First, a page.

The flash protection boundary is an approach limit at a distance from exposed live parts or enclosed live parts if operation, manipulation, or testing of equipment creates a potential flash hazard, within which a person could receive a second degree burn if an electrical arc flash were to occur. A worker entering the flash protection boundary must be qualified and must be wearing appropriate PPE. The Flash Protection Boundary is required to be calculated by NFPA 70E.

 

This is the minimum level of Personal Protective Equipment in calories per centimeter squared with the intent to protect the worker from the thermal effects of the arc flash at 18 inches from the source of the arc.

 

Classes of equipment included in IEEE 1584 and typical bus gaps are shown in table below:

Classes of equipment Typical bus gaps, mm
Open Air 10 - 40
Low-voltage switchgear 32
15kV switchgear 152
5kV switchgear 104
Low-voltage MCCs and panelboards 25
Cable 13

Equipment bus gap in mm. Gaps of 3 to 40 mm were used for low voltage testing to simulate gaps between conductors in low voltage equipment and cables. Gaps 13, 104 and 152 mm. were used in 5 and 15kV equipment testings. For cases where gap is outside the range of the model, the theoretically derived Lee method can be applied and it is now included in the Arc Flash Analytic v3.0.

 

Two grounding classes are applied in the IEEE 1584 procedure, as follows:
a) Ungrounded, which included ungrounded, high-resistance grounding and low-resistance grounding.
b) Solidly grounded.

 

Typical working distance is the sum of the distance between the worker standing in front of the equipment, and from the front of the equipment to the potential arc source inside the equipment.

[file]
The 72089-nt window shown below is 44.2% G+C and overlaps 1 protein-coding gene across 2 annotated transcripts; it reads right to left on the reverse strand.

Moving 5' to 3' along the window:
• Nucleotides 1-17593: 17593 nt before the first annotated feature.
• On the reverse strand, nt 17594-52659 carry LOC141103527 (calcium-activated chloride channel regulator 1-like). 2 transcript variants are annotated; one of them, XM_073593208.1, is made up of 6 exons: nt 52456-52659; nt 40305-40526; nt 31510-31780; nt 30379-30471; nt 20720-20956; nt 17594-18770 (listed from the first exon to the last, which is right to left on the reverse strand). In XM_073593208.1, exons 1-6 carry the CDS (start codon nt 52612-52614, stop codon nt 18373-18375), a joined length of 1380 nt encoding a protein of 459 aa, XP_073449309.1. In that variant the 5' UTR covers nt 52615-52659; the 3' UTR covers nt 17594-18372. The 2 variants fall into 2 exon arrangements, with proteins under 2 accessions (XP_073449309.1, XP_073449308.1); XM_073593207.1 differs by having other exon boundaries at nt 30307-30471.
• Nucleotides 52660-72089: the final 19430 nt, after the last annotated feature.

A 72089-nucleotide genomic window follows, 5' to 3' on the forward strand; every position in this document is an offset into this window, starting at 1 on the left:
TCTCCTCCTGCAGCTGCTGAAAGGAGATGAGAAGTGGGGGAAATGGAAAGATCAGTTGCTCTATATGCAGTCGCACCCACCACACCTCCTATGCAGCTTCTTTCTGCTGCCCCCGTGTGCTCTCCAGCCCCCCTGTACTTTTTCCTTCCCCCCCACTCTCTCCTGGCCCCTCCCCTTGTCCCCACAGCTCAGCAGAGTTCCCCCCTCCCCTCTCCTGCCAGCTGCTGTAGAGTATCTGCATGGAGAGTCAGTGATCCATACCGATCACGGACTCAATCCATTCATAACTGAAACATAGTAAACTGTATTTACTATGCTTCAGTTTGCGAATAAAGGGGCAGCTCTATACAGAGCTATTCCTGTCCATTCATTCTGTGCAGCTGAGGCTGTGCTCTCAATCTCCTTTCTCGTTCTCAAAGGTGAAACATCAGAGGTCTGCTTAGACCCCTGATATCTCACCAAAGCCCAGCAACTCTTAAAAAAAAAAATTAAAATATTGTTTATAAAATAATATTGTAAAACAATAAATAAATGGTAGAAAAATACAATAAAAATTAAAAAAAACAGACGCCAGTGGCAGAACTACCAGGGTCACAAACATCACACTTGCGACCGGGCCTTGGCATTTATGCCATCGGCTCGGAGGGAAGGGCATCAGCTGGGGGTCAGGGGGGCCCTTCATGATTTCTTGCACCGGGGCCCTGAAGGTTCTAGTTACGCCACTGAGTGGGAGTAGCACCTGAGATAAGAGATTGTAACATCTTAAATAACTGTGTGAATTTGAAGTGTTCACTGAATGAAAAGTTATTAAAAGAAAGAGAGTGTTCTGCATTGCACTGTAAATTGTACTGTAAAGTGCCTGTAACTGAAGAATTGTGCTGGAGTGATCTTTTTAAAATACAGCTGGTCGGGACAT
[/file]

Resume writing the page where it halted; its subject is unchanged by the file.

Arc-fash protection is always based on the incident energy level on the person's face and body at the working distance, not the incident energy on the hands or arms. The degree of injury in a burn depends on the percentage of a person's skin that is burned. The head and body are a large percentage of total skin surface area and injury to these areas is much more life threatening than burns on the extremities. Typical working distances are shown in table below:

Classes of equipment Typical working distance, mm
Low-voltage switchgear 610
15kV / 5kV switchgear 910
Low-voltage MCCs and panelboards 455
Cable 455

 
System Voltage, kV Equipment Type Distance exponent
0.208 - 1 Open Air 2.0
Switchgear 1.473
MCC and panels 1.641
Cable 2.0
> 1 to 15 Open Air 2.0
Switchgear 0.973
Cable 2.0

Use protective device characteristics, which can be found in manufacturer's data. For fuses, the manufacturer's time-current curves may include both melting and clearing time. If so, use the clearing time. If they show only the average melt time, add to that time 15%, up to 0.03 seconds, and 10% above 0.03 seconds to determine total clearing time. If the arcing fault current is above the total clearing time at the bottom of the curve (0.01 seconds), use 0.01 seconds for the time.
For circuit breakers with integral trip units, the manufacturer's time-current curves include both tripping time and clearing time.For relay operated circuit breakers, the relay curves show only the relay operating time in the time-delay region. For relays operating in their instantaneous region, allow 16 milliseconds on 60 Hz systems for operation. The circuit breaker opening time must be added. Opening times for particular circuit breakers can be verifed by consulting the manufacturer's literature.

 

Available 3 phase bolted fault current for the range of 700A to 106kA at the point where work is to be performed in kA.

 

The arcing current depends on the available 3 phase bolted fault current for the range of 700A to 106kA at the point where work is to be performed, configuration, system voltage and gap between conductors.

 

System Line to Line Voltage for the range of 208V to 15kV three phase. For cases where voltage is over 15kV, the theoretically derived Lee method can be applied and it is now included in the Arc Flash Analytic v3.0.